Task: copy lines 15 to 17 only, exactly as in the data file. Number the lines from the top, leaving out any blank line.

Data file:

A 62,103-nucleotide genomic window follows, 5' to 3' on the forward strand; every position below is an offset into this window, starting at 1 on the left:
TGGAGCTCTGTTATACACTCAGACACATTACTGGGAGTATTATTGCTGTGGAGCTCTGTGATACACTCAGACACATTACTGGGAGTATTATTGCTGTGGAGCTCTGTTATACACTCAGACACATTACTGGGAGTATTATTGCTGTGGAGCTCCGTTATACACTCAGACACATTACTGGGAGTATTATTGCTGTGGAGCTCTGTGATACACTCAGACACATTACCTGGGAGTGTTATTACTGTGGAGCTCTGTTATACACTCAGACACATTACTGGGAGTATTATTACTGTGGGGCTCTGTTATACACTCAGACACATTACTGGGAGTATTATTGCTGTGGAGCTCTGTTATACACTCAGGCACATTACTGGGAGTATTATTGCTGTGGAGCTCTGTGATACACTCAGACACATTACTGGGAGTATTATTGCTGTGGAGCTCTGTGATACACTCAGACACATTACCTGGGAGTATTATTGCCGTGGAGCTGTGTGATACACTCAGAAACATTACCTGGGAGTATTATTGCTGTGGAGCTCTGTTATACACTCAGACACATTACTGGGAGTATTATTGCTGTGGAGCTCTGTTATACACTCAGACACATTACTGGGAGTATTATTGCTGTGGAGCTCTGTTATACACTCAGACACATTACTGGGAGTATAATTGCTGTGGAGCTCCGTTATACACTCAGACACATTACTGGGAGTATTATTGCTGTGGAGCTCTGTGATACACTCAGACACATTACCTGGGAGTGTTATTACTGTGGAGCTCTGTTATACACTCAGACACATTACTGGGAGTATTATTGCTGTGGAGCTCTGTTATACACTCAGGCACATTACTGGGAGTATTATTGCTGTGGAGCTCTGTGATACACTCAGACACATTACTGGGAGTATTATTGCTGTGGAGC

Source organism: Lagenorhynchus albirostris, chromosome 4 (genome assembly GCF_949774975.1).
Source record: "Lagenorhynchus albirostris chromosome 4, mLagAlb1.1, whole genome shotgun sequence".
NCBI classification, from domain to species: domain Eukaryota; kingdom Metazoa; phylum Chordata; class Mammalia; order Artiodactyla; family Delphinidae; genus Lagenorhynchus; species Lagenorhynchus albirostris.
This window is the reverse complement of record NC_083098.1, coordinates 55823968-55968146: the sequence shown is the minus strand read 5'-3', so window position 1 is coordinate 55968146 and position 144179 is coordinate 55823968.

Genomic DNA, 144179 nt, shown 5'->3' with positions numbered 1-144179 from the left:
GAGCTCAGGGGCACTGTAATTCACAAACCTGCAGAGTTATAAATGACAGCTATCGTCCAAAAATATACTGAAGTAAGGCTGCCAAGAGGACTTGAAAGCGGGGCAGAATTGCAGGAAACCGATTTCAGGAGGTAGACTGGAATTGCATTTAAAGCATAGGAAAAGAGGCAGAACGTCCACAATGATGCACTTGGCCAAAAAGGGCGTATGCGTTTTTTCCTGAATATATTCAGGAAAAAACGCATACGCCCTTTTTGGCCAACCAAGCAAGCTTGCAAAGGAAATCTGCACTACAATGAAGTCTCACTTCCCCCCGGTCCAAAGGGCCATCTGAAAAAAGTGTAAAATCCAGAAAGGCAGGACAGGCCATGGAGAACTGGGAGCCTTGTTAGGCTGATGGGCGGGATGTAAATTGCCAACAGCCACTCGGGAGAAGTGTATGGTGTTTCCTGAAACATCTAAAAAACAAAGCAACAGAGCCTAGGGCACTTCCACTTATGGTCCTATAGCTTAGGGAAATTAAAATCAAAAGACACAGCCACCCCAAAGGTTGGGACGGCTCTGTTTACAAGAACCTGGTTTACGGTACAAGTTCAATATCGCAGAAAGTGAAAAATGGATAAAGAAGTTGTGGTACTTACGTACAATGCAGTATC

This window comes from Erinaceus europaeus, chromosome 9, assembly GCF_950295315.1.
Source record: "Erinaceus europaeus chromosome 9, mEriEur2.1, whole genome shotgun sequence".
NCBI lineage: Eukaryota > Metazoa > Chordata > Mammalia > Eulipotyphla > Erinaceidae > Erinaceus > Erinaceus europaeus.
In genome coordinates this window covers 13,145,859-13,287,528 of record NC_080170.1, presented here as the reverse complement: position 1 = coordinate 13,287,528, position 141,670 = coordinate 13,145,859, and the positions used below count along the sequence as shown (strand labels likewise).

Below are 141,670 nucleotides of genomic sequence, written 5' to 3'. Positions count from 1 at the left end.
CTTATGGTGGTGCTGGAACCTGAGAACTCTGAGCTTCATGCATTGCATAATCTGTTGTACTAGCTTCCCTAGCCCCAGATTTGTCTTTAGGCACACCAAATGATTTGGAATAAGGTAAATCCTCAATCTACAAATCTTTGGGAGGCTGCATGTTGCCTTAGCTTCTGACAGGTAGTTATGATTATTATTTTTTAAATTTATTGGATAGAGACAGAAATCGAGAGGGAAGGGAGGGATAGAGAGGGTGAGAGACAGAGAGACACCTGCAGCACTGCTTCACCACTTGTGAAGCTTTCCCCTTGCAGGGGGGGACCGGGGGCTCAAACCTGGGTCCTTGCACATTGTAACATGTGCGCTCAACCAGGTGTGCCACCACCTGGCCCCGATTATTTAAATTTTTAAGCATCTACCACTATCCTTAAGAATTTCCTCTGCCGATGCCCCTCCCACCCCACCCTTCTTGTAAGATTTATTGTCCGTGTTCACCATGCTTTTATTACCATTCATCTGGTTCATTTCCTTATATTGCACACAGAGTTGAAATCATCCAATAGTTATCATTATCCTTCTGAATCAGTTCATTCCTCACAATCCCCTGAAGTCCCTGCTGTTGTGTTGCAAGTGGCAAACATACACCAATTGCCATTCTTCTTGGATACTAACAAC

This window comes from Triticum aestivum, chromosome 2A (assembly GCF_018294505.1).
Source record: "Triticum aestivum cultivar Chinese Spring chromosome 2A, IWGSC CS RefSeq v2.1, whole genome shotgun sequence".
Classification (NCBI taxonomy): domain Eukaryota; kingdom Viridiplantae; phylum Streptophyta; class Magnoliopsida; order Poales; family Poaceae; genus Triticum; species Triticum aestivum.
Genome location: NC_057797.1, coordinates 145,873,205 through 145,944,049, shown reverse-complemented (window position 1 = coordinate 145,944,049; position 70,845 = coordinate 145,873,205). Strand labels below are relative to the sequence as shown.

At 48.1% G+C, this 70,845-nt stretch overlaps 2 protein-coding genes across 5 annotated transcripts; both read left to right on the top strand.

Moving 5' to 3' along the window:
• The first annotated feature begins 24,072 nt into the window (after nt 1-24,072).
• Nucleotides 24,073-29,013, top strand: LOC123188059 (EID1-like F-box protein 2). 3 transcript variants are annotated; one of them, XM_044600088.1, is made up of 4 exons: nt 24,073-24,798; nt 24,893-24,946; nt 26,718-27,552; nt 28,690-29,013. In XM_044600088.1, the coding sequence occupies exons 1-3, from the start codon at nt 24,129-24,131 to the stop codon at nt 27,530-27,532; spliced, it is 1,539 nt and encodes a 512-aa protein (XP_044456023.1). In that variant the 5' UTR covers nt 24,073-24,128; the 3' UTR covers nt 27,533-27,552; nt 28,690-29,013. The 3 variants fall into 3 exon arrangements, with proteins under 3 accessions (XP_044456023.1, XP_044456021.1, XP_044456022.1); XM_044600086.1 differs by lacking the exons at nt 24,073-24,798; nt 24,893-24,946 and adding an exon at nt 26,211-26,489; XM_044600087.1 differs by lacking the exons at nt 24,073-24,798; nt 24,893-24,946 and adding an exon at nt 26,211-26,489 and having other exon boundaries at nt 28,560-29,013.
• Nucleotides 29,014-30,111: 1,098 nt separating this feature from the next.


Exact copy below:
This window comes from Triticum aestivum, chromosome 2A (assembly GCF_018294505.1).
Source record: "Triticum aestivum cultivar Chinese Spring chromosome 2A, IWGSC CS RefSeq v2.1, whole genome shotgun sequence".
Classification (NCBI taxonomy): domain Eukaryota; kingdom Viridiplantae; phylum Streptophyta; class Magnoliopsida; order Poales; family Poaceae; genus Triticum; species Triticum aestivum.